NH: [00:11:26] Yeah, I mean, honestly, I'm not even sure I'll be able to put this in words. It honestly really hard putting that together, and I wasn't even sure I'd ever be able to come to a final layout just because I had such a large pool of work to pull from. And, you know, I went between many themes of maybe I should keep these all black and white and maybe I should keep these all warm colors. Or maybe I should do like a mix between warm and cool colors. And it took me hours upon hours trying to sort this all out. But in the end, I kind of went for a mix of film photography and my favorite digital shots. So I think most of those photos on the back wall are all of my film photography, which I, within the past year, have really blossomed into. And I really am pursuing a lot more film photography nowadays. And so it was just a mix of my favorite black and white film shots. And I was trying to balance the color photos that I had in there to kind of match and not feel overwhelming.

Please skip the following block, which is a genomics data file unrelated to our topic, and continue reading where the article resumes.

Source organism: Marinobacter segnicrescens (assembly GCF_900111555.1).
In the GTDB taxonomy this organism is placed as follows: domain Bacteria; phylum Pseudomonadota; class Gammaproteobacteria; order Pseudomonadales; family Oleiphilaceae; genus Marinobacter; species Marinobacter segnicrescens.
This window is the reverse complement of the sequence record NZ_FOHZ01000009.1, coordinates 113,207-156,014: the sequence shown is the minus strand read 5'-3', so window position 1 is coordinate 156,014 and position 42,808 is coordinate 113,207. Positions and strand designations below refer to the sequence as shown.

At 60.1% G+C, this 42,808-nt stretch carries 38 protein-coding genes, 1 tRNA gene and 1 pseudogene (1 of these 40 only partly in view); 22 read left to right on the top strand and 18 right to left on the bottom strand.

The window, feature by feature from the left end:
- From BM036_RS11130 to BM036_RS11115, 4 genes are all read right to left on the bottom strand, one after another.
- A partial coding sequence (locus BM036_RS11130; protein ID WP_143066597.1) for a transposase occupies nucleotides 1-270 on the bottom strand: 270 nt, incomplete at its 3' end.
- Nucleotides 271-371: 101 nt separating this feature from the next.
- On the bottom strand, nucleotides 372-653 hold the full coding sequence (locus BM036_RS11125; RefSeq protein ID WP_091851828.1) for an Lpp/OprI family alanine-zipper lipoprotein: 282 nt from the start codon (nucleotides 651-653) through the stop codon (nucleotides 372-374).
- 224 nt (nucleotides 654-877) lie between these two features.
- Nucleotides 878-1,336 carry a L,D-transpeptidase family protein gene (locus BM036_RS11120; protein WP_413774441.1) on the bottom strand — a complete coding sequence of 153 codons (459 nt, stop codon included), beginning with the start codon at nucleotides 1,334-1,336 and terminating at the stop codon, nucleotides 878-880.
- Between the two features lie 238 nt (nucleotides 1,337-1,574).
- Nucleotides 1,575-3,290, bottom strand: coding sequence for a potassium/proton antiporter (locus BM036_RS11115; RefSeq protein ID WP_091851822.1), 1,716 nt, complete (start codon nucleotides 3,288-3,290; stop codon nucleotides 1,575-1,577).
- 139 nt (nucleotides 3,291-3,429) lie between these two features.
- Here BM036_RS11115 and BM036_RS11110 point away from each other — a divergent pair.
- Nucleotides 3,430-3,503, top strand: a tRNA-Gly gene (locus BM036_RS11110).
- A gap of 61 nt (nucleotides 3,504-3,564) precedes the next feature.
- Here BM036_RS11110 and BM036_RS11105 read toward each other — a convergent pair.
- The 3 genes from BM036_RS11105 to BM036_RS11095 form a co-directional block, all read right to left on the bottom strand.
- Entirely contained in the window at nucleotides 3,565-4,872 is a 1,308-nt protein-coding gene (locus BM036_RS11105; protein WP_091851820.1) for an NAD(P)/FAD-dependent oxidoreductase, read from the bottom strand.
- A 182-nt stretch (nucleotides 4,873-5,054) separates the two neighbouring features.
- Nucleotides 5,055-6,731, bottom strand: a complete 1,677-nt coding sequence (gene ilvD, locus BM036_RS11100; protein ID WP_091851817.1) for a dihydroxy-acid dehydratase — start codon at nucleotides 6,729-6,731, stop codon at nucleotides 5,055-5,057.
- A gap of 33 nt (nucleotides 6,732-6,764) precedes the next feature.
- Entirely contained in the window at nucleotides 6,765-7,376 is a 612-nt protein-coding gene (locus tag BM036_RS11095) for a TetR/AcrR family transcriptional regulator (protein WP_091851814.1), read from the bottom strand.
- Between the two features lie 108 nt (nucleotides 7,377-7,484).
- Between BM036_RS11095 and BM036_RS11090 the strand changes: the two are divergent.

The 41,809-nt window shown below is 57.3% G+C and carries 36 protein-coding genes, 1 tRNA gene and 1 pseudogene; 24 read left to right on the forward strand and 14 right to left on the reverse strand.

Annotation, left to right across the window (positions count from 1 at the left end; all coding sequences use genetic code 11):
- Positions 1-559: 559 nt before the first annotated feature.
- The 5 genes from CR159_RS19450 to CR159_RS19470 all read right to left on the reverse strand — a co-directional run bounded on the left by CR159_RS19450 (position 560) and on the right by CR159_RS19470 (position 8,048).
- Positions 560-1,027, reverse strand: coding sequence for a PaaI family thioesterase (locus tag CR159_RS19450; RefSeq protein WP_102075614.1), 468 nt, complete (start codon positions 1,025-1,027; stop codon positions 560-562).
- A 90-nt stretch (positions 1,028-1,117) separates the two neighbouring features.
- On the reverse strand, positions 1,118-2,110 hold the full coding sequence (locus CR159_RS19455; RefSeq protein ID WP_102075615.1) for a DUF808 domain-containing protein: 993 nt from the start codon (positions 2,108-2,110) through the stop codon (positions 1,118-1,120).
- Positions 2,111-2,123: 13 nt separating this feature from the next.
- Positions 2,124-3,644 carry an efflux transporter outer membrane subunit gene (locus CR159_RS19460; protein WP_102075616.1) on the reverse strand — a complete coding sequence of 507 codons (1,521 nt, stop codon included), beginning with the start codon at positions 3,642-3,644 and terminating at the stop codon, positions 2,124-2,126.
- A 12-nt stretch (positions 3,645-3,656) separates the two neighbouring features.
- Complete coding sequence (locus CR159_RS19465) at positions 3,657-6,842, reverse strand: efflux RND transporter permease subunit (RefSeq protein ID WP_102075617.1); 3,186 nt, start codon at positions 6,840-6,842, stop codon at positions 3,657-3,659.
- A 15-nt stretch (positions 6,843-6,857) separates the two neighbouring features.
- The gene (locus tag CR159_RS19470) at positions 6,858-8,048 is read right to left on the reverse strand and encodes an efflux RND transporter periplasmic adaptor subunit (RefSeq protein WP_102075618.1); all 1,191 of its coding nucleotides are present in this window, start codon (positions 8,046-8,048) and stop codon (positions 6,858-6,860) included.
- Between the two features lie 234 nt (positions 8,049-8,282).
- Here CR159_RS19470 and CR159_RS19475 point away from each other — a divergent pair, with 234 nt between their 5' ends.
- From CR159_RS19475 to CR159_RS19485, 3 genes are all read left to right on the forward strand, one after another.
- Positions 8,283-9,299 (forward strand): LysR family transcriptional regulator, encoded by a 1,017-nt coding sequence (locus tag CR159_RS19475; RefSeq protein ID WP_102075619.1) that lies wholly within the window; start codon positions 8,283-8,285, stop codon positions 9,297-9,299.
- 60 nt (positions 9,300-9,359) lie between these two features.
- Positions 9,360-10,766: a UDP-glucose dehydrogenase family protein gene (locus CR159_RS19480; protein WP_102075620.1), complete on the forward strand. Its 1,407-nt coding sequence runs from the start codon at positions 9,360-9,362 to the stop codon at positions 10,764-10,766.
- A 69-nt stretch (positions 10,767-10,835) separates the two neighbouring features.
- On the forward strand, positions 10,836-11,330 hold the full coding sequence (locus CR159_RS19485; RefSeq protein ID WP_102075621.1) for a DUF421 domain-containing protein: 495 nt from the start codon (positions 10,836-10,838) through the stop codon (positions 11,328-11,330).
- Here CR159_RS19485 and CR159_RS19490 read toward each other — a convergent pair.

ICN: [00:12:30] Yeah. There's a great level of tonal range between the black and white throughout the piece and then with the glow from morning comfort and the bronze on Midnight Black paired with the sunlight, casting over Transience, up against all these black and whites, it really just came together on this wall. And even through this digital walk you're seeing, it comes together so nicely.
NH: [00:12:49] Thank you. Yeah. That was also something. I noticed that my black and white photography is so dark and almost, you know, almost depressing and very moody. So I have those few shots, you know, like the light and the sun really makes me feel warm inside. So it was a it was a mix of those as well.
ICN: [00:13:08] We're even in a gloomy and dark time now. And I guess my next question leads to that is during this time at home in isolation, have you been staying creative? Have you had the means to make new work or to edit old work or somehow continue to practice during isolation.